Interstate Highways…Getting from here to there

Morning Rush hour 30 miles west of Boston

Most of us travel the Interstate Highway system often, either for our daily commute or errands or longer trips. The expressway or freeway (or possibly a toll road) in your area usually provides the easiest way to get from here to there. I thought you might enjoy knowing what went into this system of highways.

I spent some years of my working life preparing environmental impact statements for some Interstate highway connections proposed in the late 1970s, so very much appreciate the engineering aspects of these roadways and have one word of advice: when you drive a section where the speed limit has been reduced to something low, like 50 or 40, PAY ATTENTION!!! There are reasons for that restriction and your safety is involved.

The U.S. Interstate Highway system had its origins during FDR’s Presidency, when the feasibility of designing three north-south and three east-west routes were conducted. Dwight Eisenhower, returning home from his WWII tour in Europe, appreciated the carrying capacity of a wide high speed highway built for long distance commerce. The original plan to build 26,700 miles in 1941 was then increased to 41,000 in 1956 when Congress initiated finding. There were over 46,700 miles constructed by 1972.

The design standards at that time mandated fully controlled controlled access (which is why we have highway on and off ramps and not just cross streets), at least two lanes in each direction (with several exceptions, including the “Super 2 through Franconia Notch in New Hampshire), 12-foot lane widths, 14-foot overhead clearance in urban areas and 16-foot overhead clearance in rural areas (to permit transportation of military apparatus on top of flatbed trucks) , 10-foot right paved and 4-foot left paved shoulders, and the speed capacity of 50 to 70 miles per hour.  Initially, the design had to meet traffic level expectations for 1975, but, as we well know, that standard has been modified over time with more lane construction  where it was economically possible.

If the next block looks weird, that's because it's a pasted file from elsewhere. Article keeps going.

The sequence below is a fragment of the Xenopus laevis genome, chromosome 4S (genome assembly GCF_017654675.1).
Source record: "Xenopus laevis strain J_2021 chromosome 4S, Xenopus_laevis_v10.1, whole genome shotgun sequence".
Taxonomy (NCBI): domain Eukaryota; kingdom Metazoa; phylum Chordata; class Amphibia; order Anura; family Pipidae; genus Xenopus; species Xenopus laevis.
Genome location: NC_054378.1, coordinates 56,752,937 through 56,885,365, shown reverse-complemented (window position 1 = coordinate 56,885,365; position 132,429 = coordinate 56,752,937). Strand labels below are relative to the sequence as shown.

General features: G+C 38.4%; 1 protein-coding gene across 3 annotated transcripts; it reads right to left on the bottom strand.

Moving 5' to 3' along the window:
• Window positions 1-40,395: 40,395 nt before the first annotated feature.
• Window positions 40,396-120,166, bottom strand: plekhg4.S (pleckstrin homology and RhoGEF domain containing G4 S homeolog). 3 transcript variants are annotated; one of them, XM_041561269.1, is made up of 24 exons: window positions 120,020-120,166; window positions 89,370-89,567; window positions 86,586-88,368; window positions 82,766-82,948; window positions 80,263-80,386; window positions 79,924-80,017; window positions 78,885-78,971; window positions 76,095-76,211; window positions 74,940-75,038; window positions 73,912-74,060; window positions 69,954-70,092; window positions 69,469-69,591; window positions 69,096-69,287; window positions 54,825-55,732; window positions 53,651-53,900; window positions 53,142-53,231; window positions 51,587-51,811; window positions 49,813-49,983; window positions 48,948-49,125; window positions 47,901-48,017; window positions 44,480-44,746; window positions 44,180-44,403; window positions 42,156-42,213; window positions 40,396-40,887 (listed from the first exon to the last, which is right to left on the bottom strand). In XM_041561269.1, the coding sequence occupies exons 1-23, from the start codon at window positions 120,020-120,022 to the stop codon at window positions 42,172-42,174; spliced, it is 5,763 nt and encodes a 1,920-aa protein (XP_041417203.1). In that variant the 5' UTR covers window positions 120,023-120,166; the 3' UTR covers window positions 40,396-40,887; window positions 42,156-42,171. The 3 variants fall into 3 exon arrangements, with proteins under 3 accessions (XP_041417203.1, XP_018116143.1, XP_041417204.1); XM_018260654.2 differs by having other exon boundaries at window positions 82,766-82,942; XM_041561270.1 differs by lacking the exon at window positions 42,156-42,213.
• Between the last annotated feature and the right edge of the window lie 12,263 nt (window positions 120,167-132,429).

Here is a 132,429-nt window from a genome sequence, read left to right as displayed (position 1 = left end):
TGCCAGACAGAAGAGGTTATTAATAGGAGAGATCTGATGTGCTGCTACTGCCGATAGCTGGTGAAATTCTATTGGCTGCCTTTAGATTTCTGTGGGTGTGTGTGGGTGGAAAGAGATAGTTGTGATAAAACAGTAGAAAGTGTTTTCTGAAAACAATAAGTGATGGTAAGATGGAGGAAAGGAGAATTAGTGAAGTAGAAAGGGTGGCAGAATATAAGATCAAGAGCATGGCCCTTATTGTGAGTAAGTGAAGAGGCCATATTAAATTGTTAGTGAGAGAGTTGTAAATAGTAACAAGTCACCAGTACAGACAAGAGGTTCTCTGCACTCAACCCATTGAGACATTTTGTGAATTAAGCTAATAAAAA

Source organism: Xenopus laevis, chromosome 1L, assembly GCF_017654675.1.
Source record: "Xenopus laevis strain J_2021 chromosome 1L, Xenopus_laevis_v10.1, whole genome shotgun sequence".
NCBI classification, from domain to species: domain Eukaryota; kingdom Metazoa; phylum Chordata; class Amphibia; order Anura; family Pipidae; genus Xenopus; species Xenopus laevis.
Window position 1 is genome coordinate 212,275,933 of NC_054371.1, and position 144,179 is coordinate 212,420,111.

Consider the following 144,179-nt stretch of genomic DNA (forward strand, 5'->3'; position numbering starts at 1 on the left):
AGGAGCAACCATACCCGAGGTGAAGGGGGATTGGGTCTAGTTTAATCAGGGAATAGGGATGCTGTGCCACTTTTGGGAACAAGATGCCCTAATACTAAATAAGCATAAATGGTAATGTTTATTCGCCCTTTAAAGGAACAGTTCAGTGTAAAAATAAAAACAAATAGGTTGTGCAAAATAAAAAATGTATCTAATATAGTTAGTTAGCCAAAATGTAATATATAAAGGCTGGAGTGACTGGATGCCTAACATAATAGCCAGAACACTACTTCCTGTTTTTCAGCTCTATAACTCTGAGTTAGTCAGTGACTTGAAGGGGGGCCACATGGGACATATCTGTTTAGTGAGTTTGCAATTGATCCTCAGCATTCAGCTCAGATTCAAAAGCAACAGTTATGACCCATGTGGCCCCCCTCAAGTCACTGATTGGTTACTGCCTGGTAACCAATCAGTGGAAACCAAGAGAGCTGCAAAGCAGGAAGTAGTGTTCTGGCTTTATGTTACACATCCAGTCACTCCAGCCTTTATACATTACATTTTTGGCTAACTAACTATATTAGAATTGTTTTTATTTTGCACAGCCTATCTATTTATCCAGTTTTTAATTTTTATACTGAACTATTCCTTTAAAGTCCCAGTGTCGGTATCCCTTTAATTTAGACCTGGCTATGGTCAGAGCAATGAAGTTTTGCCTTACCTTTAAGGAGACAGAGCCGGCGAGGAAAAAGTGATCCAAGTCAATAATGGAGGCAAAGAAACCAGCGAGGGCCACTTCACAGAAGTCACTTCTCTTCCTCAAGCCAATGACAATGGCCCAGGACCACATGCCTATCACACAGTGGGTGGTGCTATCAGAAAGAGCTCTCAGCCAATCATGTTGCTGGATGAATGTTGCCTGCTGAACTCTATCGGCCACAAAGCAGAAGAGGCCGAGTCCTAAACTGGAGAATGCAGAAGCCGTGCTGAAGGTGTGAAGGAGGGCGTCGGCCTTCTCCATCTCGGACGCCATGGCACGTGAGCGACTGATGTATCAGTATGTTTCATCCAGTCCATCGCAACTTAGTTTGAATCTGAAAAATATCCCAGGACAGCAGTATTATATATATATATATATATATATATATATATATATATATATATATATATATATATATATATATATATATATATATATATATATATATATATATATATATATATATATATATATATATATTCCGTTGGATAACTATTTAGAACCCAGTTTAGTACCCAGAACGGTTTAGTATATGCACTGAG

Heading into Chicago on a Saturday evening

Routes with odd numbers run north and south, while even numbered run east and west. For north-south routes, the lowest numbers begin in the west, while the lowest numbered east-west routes are in the south. By this method, Interstate Route 5 (I-5) runs north-south along the west coast, while I-10 lies east-west along the southern border.

Interstate exit numbering systems have mostly changed to the Milepost numbering system — All Interstate routes are mileposted beginning at the most westerly or southerly point. The beginning point is milepost ‘0’. If the first interchange on the route is located between milepost 4.0 and 5.0, it is numbered as Interchange #4. The next interchange, if located at milepost 8.7, would be numbered as Interchange #8, etc. With this system the motorist can easily determine the location and distance to a desired interchange.

It is not true that one mile of every five miles of Interstate highway must be straight enough to allow planes to land on it. This is an urban legend.

Other facts found on AA Roads Interstate Guide

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